Retreat to the Mountains

A few weeks ago Jen, Calley, and I took off for a long weekend in Matsumoto and the surrounding mountains. (Actually, first, we saw a sumo tournament, and we took off from there.) We started with the castle of course — it’s one of the best in Japan — and then had lunch in a fabulous little noodle shop. We spent the afternoon wandering through the historic part of town, and then were picked up to head up into the mountains. We heard about this place through Sumi, whose uncle takes photos for them sometimes, and so she helped us get a good reservation — we can’t thank her enough, we’d never have known about it without her.

The van that picked us up stopped to put chains on, and then we began an epic trip up the mountain. The road was steep and a series of endless switchbacks until we got up to the ridge, where the hoarfrost began. While there was no accumulation in the valley, up on the mountain there were several feet, with more slowly drifting down as evening settled in. Aside from being slightly fearful for our lives (despite assurances from the driver — which Jen translated — that the van was supposed to be skidding and sliding like that) and carsick, it was a pretty amazing accent. We stopped part way up to take some pictures, and then continued on to the hotel.

The hotel is situated on the top of a mountain with very few other mountains immediately around it, but a ring of white-topped peaks at a distance 360 degrees around. We suspect that it’s possible through a partnership with the radio tower maintainers, as there are a garden of towers up there as well which require electricity and clear roads for maintenance. Otherwise maintaining a hotel at the top of a remote mountain like that would be prohibitively expensive. Most of the rooms in the hotel, including ours, having amazing views — we could see fuji from ours — and the onsens are walled entirely in glass so you can relax in the hot water while appreciating the mountains peaking up beyond the cloud-cover in the valley below.

Not wanting to waste any daylight, we quickly headed back out into the frigid wind and snow to take a walk around the top of the mountain. The view is just incredible, and the harsh climate makes for really beautiful landscapes. We promptly all got hoarfrost in our hair, on our hats, and in our eyelashes. I took a metric ton of photographs, while Calley romped happily in the snow and Jen did her best not to turn into a popsicle. We came back to the hotel and gratefully sank into the onsen to thaw, then headed to dinner.

Dinner turned out to be an adventure that almost needs its own post… one course after another, all kinds of Japanese treats, and more food than we could possibly eat. They ended up delivering dessert to our room later while we were playing board games under the heated table. We did, however, discover the hard way that trying to communicate total vegetarianism requires not only telling them you don’t eat fish or meat, but you have to specify shellfish as well. They kept bringing poor Calley all kinds of delicacies like scallops and stuffed lobster and so forth. We tried to be surreptitious because they got quite worried if we didn’t eat something, but we did eventually get caught passing things across the table. We tried to assure the waitress that it was simply so delicious we had to share, but I’m not sure she believed us. At any rate, despite the shellfish misunderstanding, we all still got a ton of really amazing food.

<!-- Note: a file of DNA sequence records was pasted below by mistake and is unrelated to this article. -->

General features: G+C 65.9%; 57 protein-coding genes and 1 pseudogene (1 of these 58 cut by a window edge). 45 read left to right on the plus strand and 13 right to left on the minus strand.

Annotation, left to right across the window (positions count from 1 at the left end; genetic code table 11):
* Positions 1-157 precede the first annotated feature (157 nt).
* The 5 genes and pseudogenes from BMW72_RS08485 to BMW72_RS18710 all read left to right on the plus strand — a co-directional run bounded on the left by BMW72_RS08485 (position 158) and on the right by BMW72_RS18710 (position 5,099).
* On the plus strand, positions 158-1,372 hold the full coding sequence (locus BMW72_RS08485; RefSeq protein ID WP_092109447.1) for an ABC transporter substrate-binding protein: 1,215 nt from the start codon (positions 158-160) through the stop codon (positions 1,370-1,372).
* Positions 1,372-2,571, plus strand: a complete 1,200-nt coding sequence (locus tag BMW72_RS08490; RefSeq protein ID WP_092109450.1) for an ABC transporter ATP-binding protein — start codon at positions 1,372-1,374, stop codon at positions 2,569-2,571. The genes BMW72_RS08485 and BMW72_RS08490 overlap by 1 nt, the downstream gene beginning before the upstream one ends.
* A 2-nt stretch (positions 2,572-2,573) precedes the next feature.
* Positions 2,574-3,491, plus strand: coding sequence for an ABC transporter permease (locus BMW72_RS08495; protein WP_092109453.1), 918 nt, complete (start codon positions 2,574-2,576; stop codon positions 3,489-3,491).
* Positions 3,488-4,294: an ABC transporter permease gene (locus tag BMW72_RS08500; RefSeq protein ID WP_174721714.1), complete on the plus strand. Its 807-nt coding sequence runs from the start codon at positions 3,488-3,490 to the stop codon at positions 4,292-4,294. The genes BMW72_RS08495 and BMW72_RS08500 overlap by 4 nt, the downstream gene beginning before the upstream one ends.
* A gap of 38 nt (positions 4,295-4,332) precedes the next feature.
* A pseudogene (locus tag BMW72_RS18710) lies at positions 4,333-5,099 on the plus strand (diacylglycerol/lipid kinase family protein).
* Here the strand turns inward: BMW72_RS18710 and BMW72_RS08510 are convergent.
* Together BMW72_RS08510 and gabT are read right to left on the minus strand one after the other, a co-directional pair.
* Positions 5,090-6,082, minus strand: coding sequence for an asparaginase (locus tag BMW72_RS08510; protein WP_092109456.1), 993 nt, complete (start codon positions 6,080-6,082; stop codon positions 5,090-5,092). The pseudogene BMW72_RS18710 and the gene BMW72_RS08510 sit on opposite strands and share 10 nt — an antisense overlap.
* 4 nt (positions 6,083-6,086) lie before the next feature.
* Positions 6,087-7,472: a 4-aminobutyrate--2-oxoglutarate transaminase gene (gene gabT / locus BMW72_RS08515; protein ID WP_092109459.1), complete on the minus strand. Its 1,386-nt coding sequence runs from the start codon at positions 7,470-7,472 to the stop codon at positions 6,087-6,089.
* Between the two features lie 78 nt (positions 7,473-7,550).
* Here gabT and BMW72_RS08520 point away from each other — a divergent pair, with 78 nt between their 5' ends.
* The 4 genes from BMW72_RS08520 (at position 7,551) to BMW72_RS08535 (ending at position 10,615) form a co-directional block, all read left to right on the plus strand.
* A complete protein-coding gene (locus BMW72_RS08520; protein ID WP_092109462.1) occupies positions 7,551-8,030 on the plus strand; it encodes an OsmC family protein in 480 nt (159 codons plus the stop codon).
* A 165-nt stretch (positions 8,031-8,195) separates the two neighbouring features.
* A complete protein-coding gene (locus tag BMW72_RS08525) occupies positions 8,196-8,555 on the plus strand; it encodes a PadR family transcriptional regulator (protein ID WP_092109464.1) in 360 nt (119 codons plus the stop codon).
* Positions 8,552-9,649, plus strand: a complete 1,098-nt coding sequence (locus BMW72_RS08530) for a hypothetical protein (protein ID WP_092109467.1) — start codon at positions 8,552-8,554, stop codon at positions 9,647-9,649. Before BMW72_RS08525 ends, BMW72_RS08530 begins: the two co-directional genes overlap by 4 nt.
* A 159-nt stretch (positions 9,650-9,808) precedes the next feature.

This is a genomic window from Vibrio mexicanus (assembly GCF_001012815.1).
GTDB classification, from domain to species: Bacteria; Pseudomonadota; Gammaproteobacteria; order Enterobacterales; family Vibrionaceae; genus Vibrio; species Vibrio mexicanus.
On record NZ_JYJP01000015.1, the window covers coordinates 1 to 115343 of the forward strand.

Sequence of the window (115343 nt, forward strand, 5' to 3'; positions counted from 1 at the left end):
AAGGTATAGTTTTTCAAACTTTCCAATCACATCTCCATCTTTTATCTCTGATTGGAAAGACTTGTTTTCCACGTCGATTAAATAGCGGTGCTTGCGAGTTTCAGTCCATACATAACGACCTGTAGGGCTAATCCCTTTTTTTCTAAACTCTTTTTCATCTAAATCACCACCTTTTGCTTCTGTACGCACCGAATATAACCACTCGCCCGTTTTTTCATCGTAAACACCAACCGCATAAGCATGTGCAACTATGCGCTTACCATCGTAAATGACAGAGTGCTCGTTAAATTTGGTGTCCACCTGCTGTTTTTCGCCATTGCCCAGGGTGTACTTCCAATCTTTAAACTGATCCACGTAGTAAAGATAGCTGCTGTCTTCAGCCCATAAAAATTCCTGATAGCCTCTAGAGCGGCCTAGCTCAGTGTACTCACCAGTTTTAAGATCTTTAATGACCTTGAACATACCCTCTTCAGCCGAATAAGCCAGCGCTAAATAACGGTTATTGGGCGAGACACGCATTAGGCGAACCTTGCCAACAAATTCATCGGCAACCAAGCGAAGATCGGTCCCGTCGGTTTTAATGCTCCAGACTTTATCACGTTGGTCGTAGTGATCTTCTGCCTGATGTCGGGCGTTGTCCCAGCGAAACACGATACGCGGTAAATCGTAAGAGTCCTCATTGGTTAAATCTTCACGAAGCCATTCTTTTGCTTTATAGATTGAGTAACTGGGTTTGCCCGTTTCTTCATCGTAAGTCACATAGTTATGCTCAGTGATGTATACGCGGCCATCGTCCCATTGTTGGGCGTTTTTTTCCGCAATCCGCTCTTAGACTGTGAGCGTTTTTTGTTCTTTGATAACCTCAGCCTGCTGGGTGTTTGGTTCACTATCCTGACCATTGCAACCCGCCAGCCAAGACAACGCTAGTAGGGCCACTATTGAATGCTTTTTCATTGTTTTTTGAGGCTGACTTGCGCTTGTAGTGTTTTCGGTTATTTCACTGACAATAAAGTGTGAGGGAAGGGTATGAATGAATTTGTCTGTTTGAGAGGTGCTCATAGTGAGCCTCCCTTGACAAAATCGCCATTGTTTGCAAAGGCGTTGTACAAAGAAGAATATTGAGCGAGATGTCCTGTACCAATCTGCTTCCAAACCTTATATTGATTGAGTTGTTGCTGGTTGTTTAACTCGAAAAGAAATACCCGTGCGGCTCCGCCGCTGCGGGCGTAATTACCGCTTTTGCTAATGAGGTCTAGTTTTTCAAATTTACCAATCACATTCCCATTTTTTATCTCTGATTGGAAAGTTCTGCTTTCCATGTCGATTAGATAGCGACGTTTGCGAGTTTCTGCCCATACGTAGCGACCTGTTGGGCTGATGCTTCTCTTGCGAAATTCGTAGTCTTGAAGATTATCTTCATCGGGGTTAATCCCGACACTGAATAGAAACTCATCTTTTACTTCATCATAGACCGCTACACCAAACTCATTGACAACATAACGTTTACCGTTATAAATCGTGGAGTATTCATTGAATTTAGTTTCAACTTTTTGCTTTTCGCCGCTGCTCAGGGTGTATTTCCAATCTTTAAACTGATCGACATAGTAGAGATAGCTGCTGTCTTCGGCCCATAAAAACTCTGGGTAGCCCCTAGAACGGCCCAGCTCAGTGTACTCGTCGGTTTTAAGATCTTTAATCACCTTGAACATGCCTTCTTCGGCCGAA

The next day continued in much the same vein with exploring, photographing, gallivanting, eating, snowshoeing, soaking, sitting in a massage chair looking out at the snow, and just generally having an amazing time. The air the second day was clearer, so we got an even better view of the surrounding mountains, and got to try out the various onsen pools they have with views in different directions. We were very sad to leave so soon that afternoon, but due to our schedules it had to be a quick trip. The staff (who had been very concerned about having foreigner guests — I think mostly Japanese people stay there — and were very attentive, trying to make sure we understood) waved us off, and we headed back down the mountain and caught our train home!

(I apologize that these are all out of order — the new gallery editor is a little frustrating.)

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One Response to Retreat to the Mountains

  1. Vida says:

    Looks fabulous! Have you now made it to Matsumoto 3X? I never got back for the cherry blossom season, but loved the place each time I got there.

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